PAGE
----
Lack of Black Football Managers a Problem
The number of black managers in English professional football has doubled – to a grand total of two – after it was announced on Thursday that Paul Ince would be taking over at Notts County. With Chris Hughton in charge at Newcastle, that is two out of 92 clubs in the four top divisions who currently employ a non‑white manager to steer their team.
The appalling figures highlight the disparity between the percentage of black players on the pitch – about a quarter at the last survey – and the paucity of black faces in the dugout. While racist chants have almost disappeared at football grounds in this country, discrimination lives on unchallenged in the boardrooms.
As members of the black community gathered at Wembley on Thursday to celebrate the Black List awards, recognising black achievement in football away from the pitch, there was frustration about a problem that just refuses to go away.
“It’s outrageous,” says the former England, Watford and AC Milan striker Luther Blissett, “and it does grate with me because I know there are a lot of guys who I played with who would make good coaches and managers, and the opportunity was never afforded them just because of their colour. Some may think that’s oversimplifying it but can you say it’s a coincidence when this thing goes on for so long? For the 20-odd years I’ve been applying for jobs, you start to think to yourself there’s got to be more to it than a coincidence.”
Despite possessing a Uefa A pro- licence coaching qualification, Blissett’s highest managerial role came at Chesham United in the Southern League. The 52-year-old, who had a brief spell as a coach at Watford, currently works three days a week at Stevenage with the under-16s, and says he has more or less given up hope of securing a high-profile managerial position.
“It’s insulting, in the end it’s why do I bother? It’s quite obvious they don’t regard you in the same way as they look at your white counterparts. In the end you think, do I continue to hit my head against a brick wall? No, but I’ll support anyone else who wants to give it a go. We’ll continue to highlight the problem until things change.”
At the Black List event Blissett paid tribute to Keith Alexander, the league’s first full-time black coach when he was appointed by Lincoln in 1993, who died this year aged 53. The England team wore black armbands following his death and luminaries around the country hailed Alexander’s contribution to the game. He took Lincoln to four consecutive play-off campaigns and went on to manage Peterborough and Macclesfield, but was never given the opportunity to work at a level higher than League Two.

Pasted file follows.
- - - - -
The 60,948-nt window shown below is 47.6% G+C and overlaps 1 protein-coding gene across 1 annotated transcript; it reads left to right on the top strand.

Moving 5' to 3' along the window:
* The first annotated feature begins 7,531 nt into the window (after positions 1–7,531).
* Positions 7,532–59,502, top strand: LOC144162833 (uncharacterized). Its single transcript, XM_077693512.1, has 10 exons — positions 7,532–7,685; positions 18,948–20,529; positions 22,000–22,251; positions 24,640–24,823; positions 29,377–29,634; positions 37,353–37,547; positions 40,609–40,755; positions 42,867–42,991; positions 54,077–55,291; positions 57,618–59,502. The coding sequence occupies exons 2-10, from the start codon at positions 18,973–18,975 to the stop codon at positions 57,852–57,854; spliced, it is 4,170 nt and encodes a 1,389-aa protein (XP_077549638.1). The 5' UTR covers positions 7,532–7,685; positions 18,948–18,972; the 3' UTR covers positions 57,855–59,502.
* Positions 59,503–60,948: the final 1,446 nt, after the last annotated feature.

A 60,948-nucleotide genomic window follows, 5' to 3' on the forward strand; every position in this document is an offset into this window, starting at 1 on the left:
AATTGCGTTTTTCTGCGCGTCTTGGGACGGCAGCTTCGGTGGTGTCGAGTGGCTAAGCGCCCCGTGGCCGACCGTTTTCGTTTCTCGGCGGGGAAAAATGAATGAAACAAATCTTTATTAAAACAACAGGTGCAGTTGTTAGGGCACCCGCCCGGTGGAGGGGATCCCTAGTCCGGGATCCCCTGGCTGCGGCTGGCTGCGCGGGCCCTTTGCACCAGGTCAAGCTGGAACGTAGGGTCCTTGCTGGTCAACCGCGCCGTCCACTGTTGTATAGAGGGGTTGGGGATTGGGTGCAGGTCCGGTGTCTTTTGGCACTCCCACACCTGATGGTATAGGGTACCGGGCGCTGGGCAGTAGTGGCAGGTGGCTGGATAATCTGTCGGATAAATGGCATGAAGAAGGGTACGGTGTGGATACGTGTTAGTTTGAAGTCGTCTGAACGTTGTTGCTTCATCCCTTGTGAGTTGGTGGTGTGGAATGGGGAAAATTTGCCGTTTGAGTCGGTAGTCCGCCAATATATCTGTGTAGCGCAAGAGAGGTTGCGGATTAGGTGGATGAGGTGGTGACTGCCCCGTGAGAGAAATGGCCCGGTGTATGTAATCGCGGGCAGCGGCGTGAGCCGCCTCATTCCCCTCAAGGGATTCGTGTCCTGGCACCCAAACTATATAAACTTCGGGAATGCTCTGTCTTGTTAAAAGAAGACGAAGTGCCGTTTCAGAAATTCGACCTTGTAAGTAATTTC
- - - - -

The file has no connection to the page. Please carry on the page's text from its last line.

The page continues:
“It really winds me up,” Blissett says of Alexander’s experience. “A man who worked so hard and was successful and yet was never ever in the thinking of anybody to say: ‘He’s done really well, let’s give him a chance at a bigger club with more resources and see what he’s capable of doing.’ It never happened. And now he’s gone, all these people come out and say: ‘Oh yeah, what a great person he was.’ Well, a lot of these same people were in a position to do something about it and did nothing.”
John Amaechi, the British former NBA basketball player who has been an adviser to the PFA on issues of diversity, says the statistics should “disgust people”. Amaechi compares English football with the NBA where, at the start of the 2008-09 season, the league employed one Asian and 11 black head coaches, 40% of the total. “Look at America right now, it’s a country in racial turmoil,” says Amaechi. “If they can still see the value of putting the best possible coach there, even if there are some racist fans that won’t particularly like it … then it’s a crying shame we can’t do the same.”
Part of the problem, he says, is a lack of player power. Amaechi uses the example of the controversial US right-wing radio host Rush Limbaugh’s attempt to buy a stake in the NFL team St Louis Rams last year, when players threatened to stage a boycott rather than play for him. “The players’ association in Britain lacks teeth … it’s not an accident that the NBA’s coaching staff is made up of so many minority coaches. It’s simply that in the beginning there was an insistence from the players and they followed that through with the actions of their union, they realised that diversity was a 21st-century performance prerogative, and that realisation has not yet hit football.”
Read More: The Observer